As crisis gave way to revolution, North American merchants “combined traditional British debates about political economy with Enlightenment rhetoric to defend their right to free trade and to defy the state to obtain it.” With increasing comfort, they violated British regulations and came to see smuggling as desirable and justifiable. By so doing, they conformed to pre-Adam Smithian challenges to mercantilist ideas forwarded by Hugo Grotius, Montesquieu, the Scottish Enlightenment, and most especially a British Radical Whig tradition recently explored by the work of Steven Pincus. Whereas most stories would end there, Reeder’s is truly trans-imperial. He situates that known story against similar challenges to enforce mercantilist policies within the Portuguese empire. In Brazil colonial merchants and even governors selectively enforced royal decree, while often turning a blind eye to smugglers, including slave traders, who they believed benefited that massive colony. Though not causal of the imperial crisis that followed the Seven-Years’ War, the Luso-American trade offers a window into the disruptions created by changes in imperial commercial regulation.
As Thomas Paine and other revolutionaries saw it, political independence would be the dawn of a new era in free trade. Independence did not, however, assist Luso-American trade. Spain and France became more attractive wine markets, and without fear of British retaliation, the Portuguese government restricted U.S. flour imports. With the exception of an 1809-1813 spike in the grain trade due to the need to feed British armies fighting Napoleon in Iberia, direct trade to Lisbon retreated in importance. In that context, post-Revolutionary North Americans started to anticipate the possibility of greater trade with Brazil, a colony they assumed would join the growing revolutionary paradigm that “pitted independence, republicanism, and free trade against empire, monarchy, and mercantilism.”
North Americans salivated at the prospect of an independent Brazilian republic. Intrigue started as early as Thomas Jefferson’s covert 1786 meeting in Nîmes with young revolutionary José Joaquim Maie e Barbalho and continued to actual revolutionary movements like the Inconfidência Mineira (the Minas Treachery) in the late 1780s and repeated efforts in the Pernambuco region of Brazil. American merchants, especially those in Philadelphia, merged the pursuit of profit and political sympathy and smuggled contraband to rebels. American informal involvement peaked after an 1810s uprising in the Banda Oriental (present day Uruguay) led by José Artigas resulted in tensions with Portugal and Spain. American ship captains, mostly based in Baltimore, accepted and even sought out Artigas’s letters of marque, allowing them to attack Portuguese ships. Such activity, however, proved embarrassing to American officials trying to demonstrate the federal government’s treaty-worthiness to European powers. Eventually, the Monroe administration and Congress created and more stringently enforced neutrality laws that were meant to curb what amounted to legalized piracy. Here Reeder offers a previously underappreciated backdrop for the Neutrality Laws of 1817 and 1818, one that reveals a partial sacrifice of the tradition of encouraging Republicanism and free trade in favor of international stability and trade with traditional powers. Post-revolutionary development on the world stage required balancing republican inspiration with real politick and a respect for international law.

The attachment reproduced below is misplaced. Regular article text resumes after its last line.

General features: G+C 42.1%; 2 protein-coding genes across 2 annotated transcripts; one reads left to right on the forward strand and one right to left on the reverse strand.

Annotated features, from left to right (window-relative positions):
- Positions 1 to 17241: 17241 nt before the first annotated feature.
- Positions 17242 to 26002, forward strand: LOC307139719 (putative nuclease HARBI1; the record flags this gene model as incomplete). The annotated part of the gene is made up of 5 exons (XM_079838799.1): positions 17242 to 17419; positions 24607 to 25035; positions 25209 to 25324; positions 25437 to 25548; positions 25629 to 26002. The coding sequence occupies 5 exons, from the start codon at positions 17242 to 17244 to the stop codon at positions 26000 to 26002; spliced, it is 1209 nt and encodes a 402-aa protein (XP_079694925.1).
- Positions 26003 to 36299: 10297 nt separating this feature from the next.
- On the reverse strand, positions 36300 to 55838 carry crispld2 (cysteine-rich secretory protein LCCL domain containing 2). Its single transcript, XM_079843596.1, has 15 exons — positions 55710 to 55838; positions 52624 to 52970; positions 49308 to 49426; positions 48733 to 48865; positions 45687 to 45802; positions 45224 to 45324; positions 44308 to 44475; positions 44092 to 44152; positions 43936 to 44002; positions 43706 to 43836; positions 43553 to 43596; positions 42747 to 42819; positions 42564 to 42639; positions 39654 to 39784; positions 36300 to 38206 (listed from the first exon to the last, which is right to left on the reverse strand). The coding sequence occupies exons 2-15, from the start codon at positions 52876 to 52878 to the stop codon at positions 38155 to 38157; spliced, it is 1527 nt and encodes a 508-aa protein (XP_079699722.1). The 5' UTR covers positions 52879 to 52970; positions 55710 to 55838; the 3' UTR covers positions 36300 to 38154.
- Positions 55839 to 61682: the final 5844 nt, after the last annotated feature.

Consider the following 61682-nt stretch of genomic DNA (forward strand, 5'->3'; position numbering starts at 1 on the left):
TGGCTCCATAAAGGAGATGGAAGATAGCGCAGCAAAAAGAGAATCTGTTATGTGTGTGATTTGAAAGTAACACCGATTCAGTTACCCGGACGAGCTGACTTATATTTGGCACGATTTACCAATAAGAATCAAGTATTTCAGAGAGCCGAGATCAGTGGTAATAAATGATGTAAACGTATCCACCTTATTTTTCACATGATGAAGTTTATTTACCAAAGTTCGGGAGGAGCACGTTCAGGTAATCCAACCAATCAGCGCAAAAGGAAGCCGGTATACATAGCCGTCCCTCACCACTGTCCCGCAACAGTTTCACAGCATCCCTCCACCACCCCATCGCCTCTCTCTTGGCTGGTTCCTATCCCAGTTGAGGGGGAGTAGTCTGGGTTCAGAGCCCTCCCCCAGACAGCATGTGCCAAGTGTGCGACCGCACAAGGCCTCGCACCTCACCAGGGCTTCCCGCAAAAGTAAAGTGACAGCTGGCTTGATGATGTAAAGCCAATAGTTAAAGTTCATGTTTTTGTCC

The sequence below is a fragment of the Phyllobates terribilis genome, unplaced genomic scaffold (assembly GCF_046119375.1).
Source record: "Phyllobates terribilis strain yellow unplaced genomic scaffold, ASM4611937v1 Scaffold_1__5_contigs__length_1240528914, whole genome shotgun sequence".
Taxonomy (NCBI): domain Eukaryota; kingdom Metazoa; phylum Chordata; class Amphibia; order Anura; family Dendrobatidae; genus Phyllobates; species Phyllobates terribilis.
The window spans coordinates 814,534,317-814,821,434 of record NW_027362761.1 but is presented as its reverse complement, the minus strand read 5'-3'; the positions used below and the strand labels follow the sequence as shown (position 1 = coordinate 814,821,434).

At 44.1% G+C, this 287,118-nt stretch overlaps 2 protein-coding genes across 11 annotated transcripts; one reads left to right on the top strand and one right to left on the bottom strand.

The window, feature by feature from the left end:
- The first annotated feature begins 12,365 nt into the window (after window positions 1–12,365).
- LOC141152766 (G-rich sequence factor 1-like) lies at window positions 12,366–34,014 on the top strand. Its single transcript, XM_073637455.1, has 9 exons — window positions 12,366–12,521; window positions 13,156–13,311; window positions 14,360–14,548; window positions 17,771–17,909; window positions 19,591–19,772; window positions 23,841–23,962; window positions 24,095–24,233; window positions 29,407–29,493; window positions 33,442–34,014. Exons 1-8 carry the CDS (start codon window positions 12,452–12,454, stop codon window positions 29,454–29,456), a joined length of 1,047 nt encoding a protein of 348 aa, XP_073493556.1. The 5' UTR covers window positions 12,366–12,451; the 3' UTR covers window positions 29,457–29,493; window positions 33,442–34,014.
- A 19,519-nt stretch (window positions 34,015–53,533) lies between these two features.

In truth, Portuguese and Brazilian trade liberalization occurred not due to republican revolution but to monarchical advancement into the Western Hemisphere. Fleeing Napoleonic control in 1807, Prince Regent Dom João moved his sovereign authority to Brazil and quickly followed that by opening Brazilian ports to foreign trade. Pragmatic-minded freer trade thus re-enforced the bonds of empire and monarchy rather than undermining them. Even more confounding for American merchants, a month after Dom João’s liberalization, arch-Republican Thomas Jefferson and his political allies closed American ports with an embargo designed to end British and French attacks on US vessels. The paradigm had become temporarily inverted.